Like many entrepreneurs in the Emirates, Natalie Brown started a small business from scratch.
"It's everybody's dream," says Ms Brown, who set up an advisory company, Select Training and Management Consultancy, in 2006.
"When I speak to people they always say 'I want to have my own business. I want to be my own boss.' And it sounds great, but it's easier said than done,"says the managing director of Select Training.
At the latest Tamakkan Inspire, a free monthly seminar for entrepreneurs that alternates between Abu Dhabi and Dubai, Ms Brown and others shared their strategies for successfully building a business from the ground up in the UAE. Planning was a key theme. Ms Brown, for one, drafted a number of growth plans early on, with goals at three-month, six-month and three-year intervals.
Yet it is impossible to draft a plan that accounts for all possible bumps in the road, some argue.
"You can never anticipate everything that's going to happen," says Alma Kadragic, who has owned a public relations agency and now develops academic programmes at the University of Wollongong in Dubai.
Here are tips offered by small-business owners:
Finding the right employees is "not about hiring who we want", says Shridhar Sampath, the founder of the business advisory Motivaluate Consulting. Instead of recruiting those who seem nice enough and would make for a comfortable fit in the office, entrepreneurs should remain focused on the purpose a person would fulfil. Sometimes that requires taking more time.
"I wanted a salesperson and someone who could do secretarial work as well," says Mr Sampath. "It took four months to find someone who had an entrepreneurial mindset to deliver more."
Develop a niche
Many employee training companies now operate in the Emirates, and there were even some back in 1995 when Ms Brown arrived in Abu Dhabi. But over the years she noticed a lack of firms focused on UAE nationals and Emiratisation programmes, which is part of the reason she eventually targeted nationals when she launched her advisory more than a decade later.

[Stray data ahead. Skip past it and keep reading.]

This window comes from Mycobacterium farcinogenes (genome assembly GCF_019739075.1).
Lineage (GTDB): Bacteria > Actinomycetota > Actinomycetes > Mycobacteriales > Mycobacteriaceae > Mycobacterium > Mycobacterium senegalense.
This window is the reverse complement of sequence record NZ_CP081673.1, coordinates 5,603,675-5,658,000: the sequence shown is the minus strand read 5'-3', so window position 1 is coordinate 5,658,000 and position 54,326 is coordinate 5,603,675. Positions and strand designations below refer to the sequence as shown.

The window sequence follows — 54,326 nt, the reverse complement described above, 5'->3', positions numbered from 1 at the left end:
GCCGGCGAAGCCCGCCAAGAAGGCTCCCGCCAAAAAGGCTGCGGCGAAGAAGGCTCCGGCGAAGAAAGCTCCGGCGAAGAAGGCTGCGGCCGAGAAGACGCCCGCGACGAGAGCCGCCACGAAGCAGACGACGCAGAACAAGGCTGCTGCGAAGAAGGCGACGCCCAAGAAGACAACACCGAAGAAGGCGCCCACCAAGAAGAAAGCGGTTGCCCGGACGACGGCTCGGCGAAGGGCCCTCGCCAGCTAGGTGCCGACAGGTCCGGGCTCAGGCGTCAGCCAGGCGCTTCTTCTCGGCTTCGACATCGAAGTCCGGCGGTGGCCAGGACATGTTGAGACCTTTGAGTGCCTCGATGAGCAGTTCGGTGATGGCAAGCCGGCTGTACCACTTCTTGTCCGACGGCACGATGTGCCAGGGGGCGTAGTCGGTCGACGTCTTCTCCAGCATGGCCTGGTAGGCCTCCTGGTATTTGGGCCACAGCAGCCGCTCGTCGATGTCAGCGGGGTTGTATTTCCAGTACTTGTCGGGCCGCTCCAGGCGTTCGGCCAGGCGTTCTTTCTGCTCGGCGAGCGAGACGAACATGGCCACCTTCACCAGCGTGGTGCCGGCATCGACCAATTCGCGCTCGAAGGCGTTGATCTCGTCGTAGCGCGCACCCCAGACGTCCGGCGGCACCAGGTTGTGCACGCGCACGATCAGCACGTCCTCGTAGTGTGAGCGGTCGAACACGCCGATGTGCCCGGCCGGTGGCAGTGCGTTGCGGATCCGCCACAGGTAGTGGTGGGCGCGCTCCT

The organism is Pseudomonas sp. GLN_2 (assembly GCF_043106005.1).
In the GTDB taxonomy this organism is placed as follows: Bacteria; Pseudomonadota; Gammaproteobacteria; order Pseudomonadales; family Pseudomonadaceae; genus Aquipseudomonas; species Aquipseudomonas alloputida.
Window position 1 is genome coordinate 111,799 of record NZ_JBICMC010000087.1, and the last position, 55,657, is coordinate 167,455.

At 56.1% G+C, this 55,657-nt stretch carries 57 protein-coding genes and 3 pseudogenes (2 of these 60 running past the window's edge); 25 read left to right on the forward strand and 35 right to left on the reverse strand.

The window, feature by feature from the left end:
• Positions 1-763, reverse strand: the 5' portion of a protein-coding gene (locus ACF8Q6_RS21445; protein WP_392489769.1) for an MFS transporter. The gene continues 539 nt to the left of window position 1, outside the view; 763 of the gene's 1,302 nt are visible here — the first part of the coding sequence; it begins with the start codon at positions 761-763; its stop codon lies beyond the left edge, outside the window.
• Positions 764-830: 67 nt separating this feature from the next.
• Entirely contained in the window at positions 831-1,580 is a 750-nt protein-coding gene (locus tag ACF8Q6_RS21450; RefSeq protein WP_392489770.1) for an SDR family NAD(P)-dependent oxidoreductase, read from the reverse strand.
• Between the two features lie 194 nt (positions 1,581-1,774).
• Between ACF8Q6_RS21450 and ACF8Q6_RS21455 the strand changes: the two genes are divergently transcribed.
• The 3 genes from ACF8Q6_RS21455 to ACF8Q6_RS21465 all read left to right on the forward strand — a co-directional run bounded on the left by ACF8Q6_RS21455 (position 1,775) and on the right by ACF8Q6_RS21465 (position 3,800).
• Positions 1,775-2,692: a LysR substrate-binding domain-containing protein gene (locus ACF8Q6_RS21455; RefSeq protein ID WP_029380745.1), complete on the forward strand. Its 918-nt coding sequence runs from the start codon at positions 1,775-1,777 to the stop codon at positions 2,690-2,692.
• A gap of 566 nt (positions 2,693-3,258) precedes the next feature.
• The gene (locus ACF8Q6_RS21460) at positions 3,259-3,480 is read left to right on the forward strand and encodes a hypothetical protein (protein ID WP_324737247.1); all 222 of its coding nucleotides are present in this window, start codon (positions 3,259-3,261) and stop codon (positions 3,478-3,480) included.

"I realised there was a niche in the market for training," says Ms Brown, who has about 25 employees. "I've had a lot of exposure with Emiratis and the culture, and I tried to devise my own materials. I would have case studies for the weekend - being Friday and Saturday, not a Saturday and Sunday, and people going to a cafeteria - not a pub."
Some experts note that most small businesses that fail tend to go under within their first few years, often because they grow too fast and pour all their money into expanding.
"Suddenly you're left with a recession, and it all goes down," says Mr Sampath.
Before he launched his latest business about a year and a half ago, Mr Sampath had saved about Dh150,000 (US$40,837) to take him through at least a year of operations. But about six months later, his daughter had to have special allergy tests, which ended up costing upwards of Dh40,000.
"Things happen; things change," says Mr Sampath. "Save, save, save."